Nothing in California’s Constitution or statute law authorizes the Legislature or the initiative process to place nonbinding advisory measures on the ballot, soliciting voter sentiment on some issue.
Despite the lack of legal authority, the Legislature did it twice before, in 1933, and an advisory measure was placed on the ballot via initiative in 1982.
However, when another advisory initiative qualified for the 1984 ballot, urging Congress to pass a constitutional amendment for a balanced budget, the state Supreme Court declared that “an initiative which seeks to do something other than enact a statute … is not within the initiative power reserved by the people.”
It was, by the way, a liberal Supreme Court headed by Chief Justice Rose Bird, who was appointed by Jerry Brown during his first governorship.
Three decades later, the issue has arisen again.
This month, Brown allowed a bill placing an advisory measure on the Nov. 4 ballot to become law without his signature.
He said he agreed with its intent – enactment of a federal constitutional amendment to overturn the U.S. Supreme Court decision lifting barriers to corporate campaign contributions to candidates for federal office.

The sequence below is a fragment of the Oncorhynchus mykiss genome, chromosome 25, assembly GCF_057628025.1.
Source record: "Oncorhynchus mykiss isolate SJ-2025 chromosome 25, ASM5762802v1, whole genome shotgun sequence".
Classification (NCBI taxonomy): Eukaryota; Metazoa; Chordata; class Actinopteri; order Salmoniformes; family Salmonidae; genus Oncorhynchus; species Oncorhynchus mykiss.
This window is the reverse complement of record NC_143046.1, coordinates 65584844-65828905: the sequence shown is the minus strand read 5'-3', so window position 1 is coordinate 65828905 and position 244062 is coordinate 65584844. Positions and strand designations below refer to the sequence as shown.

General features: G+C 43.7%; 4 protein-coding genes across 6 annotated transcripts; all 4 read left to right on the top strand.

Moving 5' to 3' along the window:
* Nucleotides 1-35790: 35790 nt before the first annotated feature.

However, he said he is “not inclined to repeat this practice of seeking advisory opinions from the voters” that would “clutter our ballots.”
It was, as noted in this space previously, a somewhat cowardly and hypocritical act, since Brown eagerly accepted corporate contributions, which are not banned in state campaigns, and they are a big chunk of his $22.4 million re-election war chest.
But was the act also illegal?
Last week, the Howard Jarvis Taxpayers Association filed suit to remove the advisory measure from the ballot, declaring that its “shameless purpose” was to lure more liberal voters to the polls in November and citing the lack of specific authority for advisory measures.
Since the 1984 Supreme Court decision implied that advisory measures are unauthorized, it’s certainly an issue that needs clarification as soon as possible. If a measure is illegal, it shouldn’t be on the ballot.
There’s more than this measure at stake. Kevin de León, the soon-to-be president pro tem of the state Senate, has amended a bill on the Assembly floor to place another advisory measure on the ballot, urging Congress to pass comprehensive immigration reform.
There’s little doubt that de León sees it as a way of countering the likelihood of an ultra-low turnout of Latino voters who may be decisive in close Senate contests.
Senate Bill 1402 could put Brown in a political bind. Notwithstanding his words about cluttering the ballot, how could he deny Latino activists what he has just granted “netroots” activists?
A rapid decision on the lawsuit would settle the issue once and for all.